Awit Awardee Aicelle Santos leads the cast as Elsa, with Kakki Teodoro joining her as the former prostitute Nimia, Neomi Gonzales as Elsa’s childhood friend Chayong, Sandino Martin as Chayong’s former lover Pilo, David Ezra as Orly the filmmaker, Bituin Escalante as Elsa’s mother, Floyd Tena as the priest of the town, and Omar Uddin as a child.

Rounding out the cast are Jenny Villegas, Glenda Liao, Cristy Peredo, Matel Patayon, Sigrid Balbas, Hazel Maranan, Raflesia Bravo, Roxy Aldiosa, EJ Pepito, Joshua Cabiladas, Kits Falcis, Roby Malubay, Gary Junsay, Mano Domingo, Neil Tolentino, Jasper Jimenez, Onyl Torres, Chuck Hipol, Ivan Panganiban, Alfritz Blanche, Ronna Gubba, Nel Gumalog, Katreen Dela Cruz, CK Manlili, Anjanette Vargas, Hannah Grefaroa, Joshua Isidera, Nhoel Obsequio, Eizel Marcelo and Andrew Estacio.

When Aicelle learned she had landed the role of Elsa, she was happy and excited, but only for about three minutes. Then, the enormity of her role sank in, and she felt scared. She confessed that she is still in the process of finding Elsa—a challenge that she is up for. Luckily, she has the entire town of Cupang rooting for her.

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5. This stripped-down production of Himala is said to be an immersive experience.

Instead of trying to mount a bigger and more spectacular production, Lacson went the opposite route. “I wanted to go simpler—to distill it and to really simplify and find the strength in the stories and characters, in the ironies of all those little scenes where you see them as people making decisions to survive and cope [with] the everyday happenings,” he said.

He described his style as minimalist, including only the elements needed to tell the story and push it forward. Unlike previous stagings, he opted not to put choreography, relying on the strength of his cast in building their individual characters. He will, however, follow the tradition of limiting accompaniment to a single piano. There will be no microphones, just the piano and human voice. He believes this will make it easier for the audience to connect emotionally to the characters and locate them onstage.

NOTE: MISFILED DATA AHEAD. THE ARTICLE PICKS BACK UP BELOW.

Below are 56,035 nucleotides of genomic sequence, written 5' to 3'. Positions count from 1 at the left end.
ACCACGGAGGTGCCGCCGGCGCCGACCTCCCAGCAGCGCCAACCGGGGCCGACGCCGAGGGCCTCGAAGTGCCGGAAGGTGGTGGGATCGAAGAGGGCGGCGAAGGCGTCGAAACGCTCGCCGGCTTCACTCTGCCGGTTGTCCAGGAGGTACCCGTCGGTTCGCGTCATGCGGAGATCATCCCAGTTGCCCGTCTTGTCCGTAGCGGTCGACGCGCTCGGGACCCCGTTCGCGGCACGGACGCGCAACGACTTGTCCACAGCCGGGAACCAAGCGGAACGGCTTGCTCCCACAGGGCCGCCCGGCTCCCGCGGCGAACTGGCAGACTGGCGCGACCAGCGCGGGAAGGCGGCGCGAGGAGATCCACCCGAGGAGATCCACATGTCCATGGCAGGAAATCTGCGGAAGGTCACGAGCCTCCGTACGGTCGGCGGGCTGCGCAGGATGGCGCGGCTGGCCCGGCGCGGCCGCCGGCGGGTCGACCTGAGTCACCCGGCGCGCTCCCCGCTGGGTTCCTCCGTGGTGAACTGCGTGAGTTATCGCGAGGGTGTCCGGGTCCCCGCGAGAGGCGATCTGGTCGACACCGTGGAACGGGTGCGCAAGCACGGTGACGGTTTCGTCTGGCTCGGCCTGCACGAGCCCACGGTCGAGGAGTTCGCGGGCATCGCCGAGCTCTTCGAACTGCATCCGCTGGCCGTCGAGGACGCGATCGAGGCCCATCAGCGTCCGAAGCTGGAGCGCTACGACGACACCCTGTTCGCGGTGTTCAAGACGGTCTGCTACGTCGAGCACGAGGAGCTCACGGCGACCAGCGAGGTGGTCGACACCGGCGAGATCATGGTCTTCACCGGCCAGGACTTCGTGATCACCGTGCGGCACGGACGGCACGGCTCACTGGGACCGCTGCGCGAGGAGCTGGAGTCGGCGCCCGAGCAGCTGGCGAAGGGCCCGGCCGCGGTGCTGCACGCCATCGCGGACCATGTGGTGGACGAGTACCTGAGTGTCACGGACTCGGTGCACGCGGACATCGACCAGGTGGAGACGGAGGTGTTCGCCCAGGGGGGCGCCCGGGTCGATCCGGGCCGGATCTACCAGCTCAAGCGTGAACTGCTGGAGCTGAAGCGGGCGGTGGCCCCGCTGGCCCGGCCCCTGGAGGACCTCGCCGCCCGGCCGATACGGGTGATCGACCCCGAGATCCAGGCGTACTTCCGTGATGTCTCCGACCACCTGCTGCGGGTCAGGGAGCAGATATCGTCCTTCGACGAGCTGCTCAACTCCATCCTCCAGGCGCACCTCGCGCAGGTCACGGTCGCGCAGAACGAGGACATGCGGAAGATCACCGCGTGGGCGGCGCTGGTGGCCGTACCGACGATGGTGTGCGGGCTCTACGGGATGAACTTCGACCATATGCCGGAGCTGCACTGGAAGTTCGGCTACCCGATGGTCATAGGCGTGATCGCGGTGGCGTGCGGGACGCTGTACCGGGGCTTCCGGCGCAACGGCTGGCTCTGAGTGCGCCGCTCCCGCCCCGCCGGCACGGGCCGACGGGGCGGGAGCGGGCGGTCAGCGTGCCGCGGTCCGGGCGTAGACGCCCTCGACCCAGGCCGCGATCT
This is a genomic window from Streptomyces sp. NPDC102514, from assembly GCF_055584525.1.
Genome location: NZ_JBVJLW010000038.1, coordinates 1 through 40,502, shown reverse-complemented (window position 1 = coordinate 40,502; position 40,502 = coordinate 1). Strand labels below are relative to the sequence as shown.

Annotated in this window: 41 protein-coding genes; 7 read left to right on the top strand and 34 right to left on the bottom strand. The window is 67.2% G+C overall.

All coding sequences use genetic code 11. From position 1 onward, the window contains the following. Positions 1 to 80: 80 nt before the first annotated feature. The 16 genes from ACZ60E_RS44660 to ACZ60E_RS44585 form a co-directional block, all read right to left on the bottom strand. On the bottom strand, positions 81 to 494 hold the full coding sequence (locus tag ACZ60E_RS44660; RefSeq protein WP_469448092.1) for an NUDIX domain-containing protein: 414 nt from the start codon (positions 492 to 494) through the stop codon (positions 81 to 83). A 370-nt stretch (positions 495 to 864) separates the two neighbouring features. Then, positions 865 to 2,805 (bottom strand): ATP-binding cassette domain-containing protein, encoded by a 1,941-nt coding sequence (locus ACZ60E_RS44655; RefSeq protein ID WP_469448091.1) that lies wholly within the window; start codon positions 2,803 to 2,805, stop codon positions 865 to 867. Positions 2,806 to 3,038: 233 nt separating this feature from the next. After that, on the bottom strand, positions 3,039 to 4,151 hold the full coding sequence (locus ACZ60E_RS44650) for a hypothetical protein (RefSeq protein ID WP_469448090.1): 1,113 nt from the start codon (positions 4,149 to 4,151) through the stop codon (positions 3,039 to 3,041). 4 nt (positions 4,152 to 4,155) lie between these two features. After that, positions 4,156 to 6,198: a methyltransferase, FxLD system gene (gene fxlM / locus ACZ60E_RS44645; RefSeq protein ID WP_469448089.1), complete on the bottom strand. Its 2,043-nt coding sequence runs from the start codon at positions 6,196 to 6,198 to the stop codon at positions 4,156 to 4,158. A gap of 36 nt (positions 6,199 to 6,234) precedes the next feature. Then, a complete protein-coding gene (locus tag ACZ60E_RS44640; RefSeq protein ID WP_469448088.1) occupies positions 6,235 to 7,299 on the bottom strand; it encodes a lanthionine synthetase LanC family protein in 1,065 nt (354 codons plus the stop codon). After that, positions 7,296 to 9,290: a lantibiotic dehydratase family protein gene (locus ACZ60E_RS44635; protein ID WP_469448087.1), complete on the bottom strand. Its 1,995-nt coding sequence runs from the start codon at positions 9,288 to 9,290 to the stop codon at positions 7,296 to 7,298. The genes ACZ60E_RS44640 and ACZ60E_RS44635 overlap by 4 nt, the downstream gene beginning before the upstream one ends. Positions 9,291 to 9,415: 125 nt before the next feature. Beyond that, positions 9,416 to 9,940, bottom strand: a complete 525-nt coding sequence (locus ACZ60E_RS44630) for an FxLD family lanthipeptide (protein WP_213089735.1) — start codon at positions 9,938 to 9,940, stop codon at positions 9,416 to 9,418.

As for the immersive element? Audience, prepare to be part of the set. Because of the limited space, Lacson decided to push the scenic elements to the sides, effectively putting the set on the audience. “It’s more of a feeling of coming into the town of Cupang,” he explained.

6. Himala is a Filipino story that’s as relevant in 2018 as it was in 1982 and 2004.

“How did an entire town—an entire country—end up in that situation because of one girl’s statement, whether it’s true or not? It’s very common nowadays,” said Lacson. Despite the role religion plays in the story, he doesn’t think it’s the central theme. “It was just a vehicle of telling this story. For us to see how Filipinos decide,” he explained. “It’s so Filipino sensitivity—the decision-making couldn’t happen anywhere else. The situations, everything has to happen in the Philippines.”

This restaging began as a passion project for Lacson, DeJesus, and their partners, but they knew they wanted to do it for a new generation. Lacson believes that anyone’s first experience of Himala is and will always be the best, so this is meant especially for new viewers. He said, “Hopefully, in removing the artifices, the spectacles, we go down to the core of the film, the core of the musical, which is people trying to cope and survive. Hopefully, that’s powerful enough for you to get in the story and be invested in it. And hopefully, you’ll leave the theater feeling something. Not to be entertained or be taken away from the current happening but to really experience something and feel something.”

Ricky Lee and Vincent DeJesus’ Himala: Isang Musikal will be showing at the Power MAC Center Spotlight, Circuit Makati from February 10 to March 4, 2018. For inquiries and tickets, contact 0917.5545560, 586.7105, sab@thesandboxcollective.com, or Ticketworld at 891.9999. For a list of show buyers and contact details, please visit The Sandbox Collective or 9 Works Theatrical online. 

See you at the theater!

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Himala: Isang Musikal is a production of The Sandbox Collective and 9 Works Theatrical, together with MAC Cosmetics as the official makeup partner, Lyric as official music partner and Privato Hotel as official hotel partner. Special thanks to Ayala Land and Fringe Manila.

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1 Comment

  1. Pingback: Musical Review: HIMALA by The Sandbox Collective x 9 Works Theatrical | wander write now